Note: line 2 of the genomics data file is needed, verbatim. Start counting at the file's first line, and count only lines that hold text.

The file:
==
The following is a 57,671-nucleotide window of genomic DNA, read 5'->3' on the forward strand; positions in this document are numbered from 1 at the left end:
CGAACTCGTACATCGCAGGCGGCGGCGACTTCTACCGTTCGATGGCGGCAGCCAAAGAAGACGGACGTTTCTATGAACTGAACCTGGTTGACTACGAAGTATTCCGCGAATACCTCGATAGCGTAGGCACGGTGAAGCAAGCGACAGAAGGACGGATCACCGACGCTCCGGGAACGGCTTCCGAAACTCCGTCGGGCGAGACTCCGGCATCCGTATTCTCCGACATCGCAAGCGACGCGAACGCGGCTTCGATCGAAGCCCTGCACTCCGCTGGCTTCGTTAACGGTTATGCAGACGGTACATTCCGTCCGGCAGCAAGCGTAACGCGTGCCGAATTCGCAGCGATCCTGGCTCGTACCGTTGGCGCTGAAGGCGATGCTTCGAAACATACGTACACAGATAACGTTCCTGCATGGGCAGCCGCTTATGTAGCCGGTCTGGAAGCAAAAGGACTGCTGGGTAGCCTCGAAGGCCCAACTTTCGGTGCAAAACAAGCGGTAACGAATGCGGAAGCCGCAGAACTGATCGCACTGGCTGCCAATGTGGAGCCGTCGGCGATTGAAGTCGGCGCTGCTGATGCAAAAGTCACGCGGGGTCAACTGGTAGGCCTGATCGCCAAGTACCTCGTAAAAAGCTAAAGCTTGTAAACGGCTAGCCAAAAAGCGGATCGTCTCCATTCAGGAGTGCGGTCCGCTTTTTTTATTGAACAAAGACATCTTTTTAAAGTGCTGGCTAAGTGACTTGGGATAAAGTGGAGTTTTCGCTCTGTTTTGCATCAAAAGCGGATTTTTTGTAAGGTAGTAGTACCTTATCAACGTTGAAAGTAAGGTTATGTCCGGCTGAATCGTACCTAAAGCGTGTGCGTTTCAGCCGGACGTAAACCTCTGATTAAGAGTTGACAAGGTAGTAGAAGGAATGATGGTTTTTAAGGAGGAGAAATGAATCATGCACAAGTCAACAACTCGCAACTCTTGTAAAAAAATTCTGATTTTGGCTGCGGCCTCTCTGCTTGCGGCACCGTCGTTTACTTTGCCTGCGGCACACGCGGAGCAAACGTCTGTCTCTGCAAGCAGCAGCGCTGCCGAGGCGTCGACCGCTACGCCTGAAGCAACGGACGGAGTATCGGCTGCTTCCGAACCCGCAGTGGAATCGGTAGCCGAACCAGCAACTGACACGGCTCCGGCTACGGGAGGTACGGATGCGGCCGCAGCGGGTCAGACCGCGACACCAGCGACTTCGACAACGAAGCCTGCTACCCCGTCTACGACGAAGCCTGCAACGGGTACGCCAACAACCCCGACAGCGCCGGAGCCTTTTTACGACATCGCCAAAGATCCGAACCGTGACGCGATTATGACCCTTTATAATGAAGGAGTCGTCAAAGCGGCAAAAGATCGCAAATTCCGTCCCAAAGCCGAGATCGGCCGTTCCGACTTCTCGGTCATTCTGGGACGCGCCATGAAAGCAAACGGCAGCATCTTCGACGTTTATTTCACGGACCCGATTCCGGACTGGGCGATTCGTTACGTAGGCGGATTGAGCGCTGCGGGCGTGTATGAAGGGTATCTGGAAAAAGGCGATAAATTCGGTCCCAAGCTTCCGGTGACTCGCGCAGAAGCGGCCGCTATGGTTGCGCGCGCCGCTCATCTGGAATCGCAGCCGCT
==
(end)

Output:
CGAACTCGTACATCGCAGGCGGCGGCGACTTCTACCGTTCGATGGCGGCAGCCAAAGAAGACGGACGTTTCTATGAACTGAACCTGGTTGACTACGAAGTATTCCGCGAATACCTCGATAGCGTAGGCACGGTGAAGCAAGCGACAGAAGGACGGATCACCGACGCTCCGGGAACGGCTTCCGAAACTCCGTCGGGCGAGACTCCGGCATCCGTATTCTCCGACATCGCAAGCGACGCGAACGCGGCTTCGATCGAAGCCCTGCACTCCGCTGGCTTCGTTAACGGTTATGCAGACGGTACATTCCGTCCGGCAGCAAGCGTAACGCGTGCCGAATTCGCAGCGATCCTGGCTCGTACCGTTGGCGCTGAAGGCGATGCTTCGAAACATACGTACACAGATAACGTTCCTGCATGGGCAGCCGCTTATGTAGCCGGTCTGGAAGCAAAAGGACTGCTGGGTAGCCTCGAAGGCCCAACTTTCGGTGCAAAACAAGCGGTAACGAATGCGGAAGCCGCAGAACTGATCGCACTGGCTGCCAATGTGGAGCCGTCGGCGATTGAAGTCGGCGCTGCTGATGCAAAAGTCACGCGGGGTCAACTGGTAGGCCTGATCGCCAAGTACCTCGTAAAAAGCTAAAGCTTGTAAACGGCTAGCCAAAAAGCGGATCGTCTCCATTCAGGAGTGCGGTCCGCTTTTTTTATTGAACAAAGACATCTTTTTAAAGTGCTGGCTAAGTGACTTGGGATAAAGTGGAGTTTTCGCTCTGTTTTGCATCAAAAGCGGATTTTTTGTAAGGTAGTAGTACCTTATCAACGTTGAAAGTAAGGTTATGTCCGGCTGAATCGTACCTAAAGCGTGTGCGTTTCAGCCGGACGTAAACCTCTGATTAAGAGTTGACAAGGTAGTAGAAGGAATGATGGTTTTTAAGGAGGAGAAATGAATCATGCACAAGTCAACAACTCGCAACTCTTGTAAAAAAATTCTGATTTTGGCTGCGGCCTCTCTGCTTGCGGCACCGTCGTTTACTTTGCCTGCGGCACACGCGGAGCAAACGTCTGTCTCTGCAAGCAGCAGCGCTGCCGAGGCGTCGACCGCTACGCCTGAAGCAACGGACGGAGTATCGGCTGCTTCCGAACCCGCAGTGGAATCGGTAGCCGAACCAGCAACTGACACGGCTCCGGCTACGGGAGGTACGGATGCGGCCGCAGCGGGTCAGACCGCGACACCAGCGACTTCGACAACGAAGCCTGCTACCCCGTCTACGACGAAGCCTGCAACGGGTACGCCAACAACCCCGACAGCGCCGGAGCCTTTTTACGACATCGCCAAAGATCCGAACCGTGACGCGATTATGACCCTTTATAATGAAGGAGTCGTCAAAGCGGCAAAAGATCGCAAATTCCGTCCCAAAGCCGAGATCGGCCGTTCCGACTTCTCGGTCATTCTGGGACGCGCCATGAAAGCAAACGGCAGCATCTTCGACGTTTATTTCACGGACCCGATTCCGGACTGGGCGATTCGTTACGTAGGCGGATTGAGCGCTGCGGGCGTGTATGAAGGGTATCTGGAAAAAGGCGATAAATTCGGTCCCAAGCTTCCGGTGACTCGCGCAGAAGCGGCCGCTATGGTTGCGCGCGCCGCTCATCTGGAATCGCAGCCGCT